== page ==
21 U.S. Code § 356c - Discontinuance or interruption in the production of life-saving drugs
To the maximum extent practicable, the Secretary shall distribute, through such means as the Secretary deems appropriate, information on the discontinuation or interruption of the manufacture of the drugs described in subsection (a) to appropriate organizations, including physician, health provider, and patient organizations, as described in section 356e of this title.
Not later than 18 months after July 9, 2012, the Secretary shall adopt a final regulation implementing this section.
Such regulation shall define, for purposes of this section, the terms “life-supporting”, “life-sustaining”, and “intended for use in the prevention or treatment of a debilitating disease or condition”.
The Secretary may by regulation apply this section to biological products (as defined in section 262 of title 42), including plasma products derived from human plasma protein and their recombinant analogs, if the Secretary determines such inclusion would benefit the public health. Such regulation shall take into account any supply reporting programs and shall aim to reduce duplicative notification.
2012—Pub. L. 112–144 amended section generally. Prior to amendment, section related to discontinuance of life saving products.
Ex. Ord. No. 13588, Oct. 31, 2011, 76 F.R. 68295, provided:
By the authority vested in me as President by the Constitution and the laws of the United States of America, it is hereby ordered as follows:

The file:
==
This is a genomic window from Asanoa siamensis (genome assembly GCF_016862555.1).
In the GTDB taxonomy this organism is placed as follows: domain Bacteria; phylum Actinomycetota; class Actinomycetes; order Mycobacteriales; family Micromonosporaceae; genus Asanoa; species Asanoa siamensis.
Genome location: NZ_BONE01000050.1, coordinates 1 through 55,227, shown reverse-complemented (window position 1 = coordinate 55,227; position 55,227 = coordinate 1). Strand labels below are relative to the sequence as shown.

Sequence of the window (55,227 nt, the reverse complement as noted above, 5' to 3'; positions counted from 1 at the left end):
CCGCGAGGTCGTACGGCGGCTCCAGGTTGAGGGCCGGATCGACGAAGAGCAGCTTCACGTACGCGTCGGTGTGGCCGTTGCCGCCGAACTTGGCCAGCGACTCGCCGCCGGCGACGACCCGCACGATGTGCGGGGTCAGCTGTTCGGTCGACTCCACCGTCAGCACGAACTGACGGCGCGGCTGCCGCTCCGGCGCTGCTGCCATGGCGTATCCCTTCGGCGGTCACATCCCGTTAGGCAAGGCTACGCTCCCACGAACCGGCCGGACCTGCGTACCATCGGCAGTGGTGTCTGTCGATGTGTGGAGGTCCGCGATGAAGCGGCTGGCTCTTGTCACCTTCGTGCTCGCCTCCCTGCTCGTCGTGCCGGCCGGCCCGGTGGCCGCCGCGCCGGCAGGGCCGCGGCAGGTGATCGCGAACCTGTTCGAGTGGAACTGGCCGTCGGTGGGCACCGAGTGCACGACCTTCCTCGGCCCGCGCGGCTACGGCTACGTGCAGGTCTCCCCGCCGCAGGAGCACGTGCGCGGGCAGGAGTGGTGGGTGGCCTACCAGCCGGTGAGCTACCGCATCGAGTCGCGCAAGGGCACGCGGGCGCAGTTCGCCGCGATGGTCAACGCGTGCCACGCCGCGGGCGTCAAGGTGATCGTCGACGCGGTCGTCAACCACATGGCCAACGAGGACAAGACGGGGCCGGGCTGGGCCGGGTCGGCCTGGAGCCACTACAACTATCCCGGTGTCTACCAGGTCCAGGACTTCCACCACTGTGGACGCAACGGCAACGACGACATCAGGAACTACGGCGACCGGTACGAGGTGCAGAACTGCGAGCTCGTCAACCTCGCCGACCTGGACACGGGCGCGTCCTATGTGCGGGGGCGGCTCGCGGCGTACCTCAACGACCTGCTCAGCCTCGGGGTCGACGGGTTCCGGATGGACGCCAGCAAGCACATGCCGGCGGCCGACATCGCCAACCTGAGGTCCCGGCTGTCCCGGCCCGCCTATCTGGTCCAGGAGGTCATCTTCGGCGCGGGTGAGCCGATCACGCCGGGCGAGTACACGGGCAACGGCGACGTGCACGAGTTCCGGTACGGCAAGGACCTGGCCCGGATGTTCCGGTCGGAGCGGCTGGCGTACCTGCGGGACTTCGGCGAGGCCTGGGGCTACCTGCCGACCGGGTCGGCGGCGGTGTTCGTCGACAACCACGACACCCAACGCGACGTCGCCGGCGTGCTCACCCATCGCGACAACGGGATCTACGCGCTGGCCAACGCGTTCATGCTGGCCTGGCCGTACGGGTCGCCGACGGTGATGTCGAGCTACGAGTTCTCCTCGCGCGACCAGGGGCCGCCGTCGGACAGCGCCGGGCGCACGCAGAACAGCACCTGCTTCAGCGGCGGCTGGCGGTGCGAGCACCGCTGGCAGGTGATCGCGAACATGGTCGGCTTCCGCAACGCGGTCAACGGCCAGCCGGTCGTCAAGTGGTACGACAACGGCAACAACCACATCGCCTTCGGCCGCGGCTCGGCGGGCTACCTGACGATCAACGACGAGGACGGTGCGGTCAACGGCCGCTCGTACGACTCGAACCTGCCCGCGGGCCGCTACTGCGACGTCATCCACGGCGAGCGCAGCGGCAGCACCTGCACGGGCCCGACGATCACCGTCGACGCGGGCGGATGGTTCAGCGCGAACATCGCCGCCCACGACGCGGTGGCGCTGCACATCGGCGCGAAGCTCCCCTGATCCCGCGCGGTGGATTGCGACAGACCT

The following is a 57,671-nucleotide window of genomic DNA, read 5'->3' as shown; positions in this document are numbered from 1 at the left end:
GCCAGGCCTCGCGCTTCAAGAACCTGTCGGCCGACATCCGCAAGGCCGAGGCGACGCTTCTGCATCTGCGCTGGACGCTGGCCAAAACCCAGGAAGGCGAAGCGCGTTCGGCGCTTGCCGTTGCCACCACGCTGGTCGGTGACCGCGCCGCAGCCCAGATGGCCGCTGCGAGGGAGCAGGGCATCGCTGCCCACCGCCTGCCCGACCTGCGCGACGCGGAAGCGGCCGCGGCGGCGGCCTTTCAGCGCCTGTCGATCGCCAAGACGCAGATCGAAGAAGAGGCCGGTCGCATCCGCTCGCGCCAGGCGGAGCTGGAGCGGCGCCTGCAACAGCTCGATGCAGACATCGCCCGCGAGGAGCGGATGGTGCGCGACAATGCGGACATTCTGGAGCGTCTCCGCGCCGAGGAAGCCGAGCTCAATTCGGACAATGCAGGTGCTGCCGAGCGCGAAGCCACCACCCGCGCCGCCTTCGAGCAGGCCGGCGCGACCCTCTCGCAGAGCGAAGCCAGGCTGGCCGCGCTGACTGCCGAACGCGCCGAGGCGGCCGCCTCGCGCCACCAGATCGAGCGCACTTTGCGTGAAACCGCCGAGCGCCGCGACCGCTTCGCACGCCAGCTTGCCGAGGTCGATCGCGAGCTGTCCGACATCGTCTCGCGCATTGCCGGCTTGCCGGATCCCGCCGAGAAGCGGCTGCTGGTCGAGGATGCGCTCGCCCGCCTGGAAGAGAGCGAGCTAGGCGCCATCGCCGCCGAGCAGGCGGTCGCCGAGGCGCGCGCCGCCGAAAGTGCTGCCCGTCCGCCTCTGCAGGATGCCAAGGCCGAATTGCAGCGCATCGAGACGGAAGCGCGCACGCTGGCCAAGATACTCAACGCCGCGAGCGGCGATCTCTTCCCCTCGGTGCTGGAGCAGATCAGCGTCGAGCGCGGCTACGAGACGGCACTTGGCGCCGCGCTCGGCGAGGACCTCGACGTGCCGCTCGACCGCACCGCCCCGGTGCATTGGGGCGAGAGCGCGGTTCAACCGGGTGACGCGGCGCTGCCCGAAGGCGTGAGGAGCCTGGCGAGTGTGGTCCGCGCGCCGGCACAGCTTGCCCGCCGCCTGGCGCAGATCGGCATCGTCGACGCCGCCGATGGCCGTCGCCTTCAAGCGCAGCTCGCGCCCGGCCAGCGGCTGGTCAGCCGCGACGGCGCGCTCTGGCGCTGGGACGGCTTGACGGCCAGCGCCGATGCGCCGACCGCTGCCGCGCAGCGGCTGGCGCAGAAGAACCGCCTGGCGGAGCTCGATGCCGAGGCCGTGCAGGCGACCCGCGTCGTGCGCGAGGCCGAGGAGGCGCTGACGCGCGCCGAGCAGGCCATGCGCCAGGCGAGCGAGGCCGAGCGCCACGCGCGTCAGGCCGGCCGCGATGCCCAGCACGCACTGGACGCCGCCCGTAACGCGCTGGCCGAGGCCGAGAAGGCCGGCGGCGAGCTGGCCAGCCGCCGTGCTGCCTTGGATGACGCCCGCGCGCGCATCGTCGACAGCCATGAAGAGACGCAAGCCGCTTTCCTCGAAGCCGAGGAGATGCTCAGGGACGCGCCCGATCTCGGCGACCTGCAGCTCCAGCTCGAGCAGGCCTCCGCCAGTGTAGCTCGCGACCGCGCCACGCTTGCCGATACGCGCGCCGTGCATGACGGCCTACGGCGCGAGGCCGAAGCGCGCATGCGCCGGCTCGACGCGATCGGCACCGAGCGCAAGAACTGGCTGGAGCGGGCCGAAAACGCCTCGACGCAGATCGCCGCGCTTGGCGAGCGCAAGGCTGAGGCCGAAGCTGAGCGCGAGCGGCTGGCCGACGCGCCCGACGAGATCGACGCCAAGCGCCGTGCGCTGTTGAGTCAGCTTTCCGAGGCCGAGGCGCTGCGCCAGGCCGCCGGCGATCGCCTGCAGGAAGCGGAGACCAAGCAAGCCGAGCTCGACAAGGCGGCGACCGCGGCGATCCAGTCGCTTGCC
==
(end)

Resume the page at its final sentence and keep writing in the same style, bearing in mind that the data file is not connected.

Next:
Section 1. Policy. Shortages of pharmaceutical drugs pose a serious and growing threat to public health. While a very small number of drugs in the United States experience a shortage in any given year, the number of prescription drug shortages in the United States nearly tripled between 2005 and 2010, and shortages are becoming more severe as well as more frequent. The affected medicines include cancer treatments, anesthesia drugs, and other drugs that are critical to the treatment and prevention of serious diseases and life-threatening conditions.
For example, over approximately the last 5 years, data indicates that the use of sterile injectable cancer treatments has increased by about 20 percent, without a corresponding increase in production capacity. While manufacturers are currently in the process of expanding capacity, it may be several years before production capacity has been significantly increased. Interruptions in the supplies of these drugs endanger patient safety and burden doctors, hospitals, pharmacists, and patients. They also increase health care costs, particularly because some participants in the market may use shortages as opportunities to hoard scarce drugs or charge exorbitant prices.
The Food and Drug Administration (FDA) in the Department of Health and Human Services has been working diligently to address this problem through its existing regulatory framework. While the root problems and many of their solutions are outside of the FDA’s control, the agency has worked cooperatively with manufacturers to prevent or mitigate shortages by expediting review of certain regulatory submissions and adopting a flexible approach to drug manufacturing and importation regulations where appropriate. As a result, the FDA prevented 137 drug shortages in 2010 and 2011. Despite these successes, however, the problem of drug shortages has continued to grow.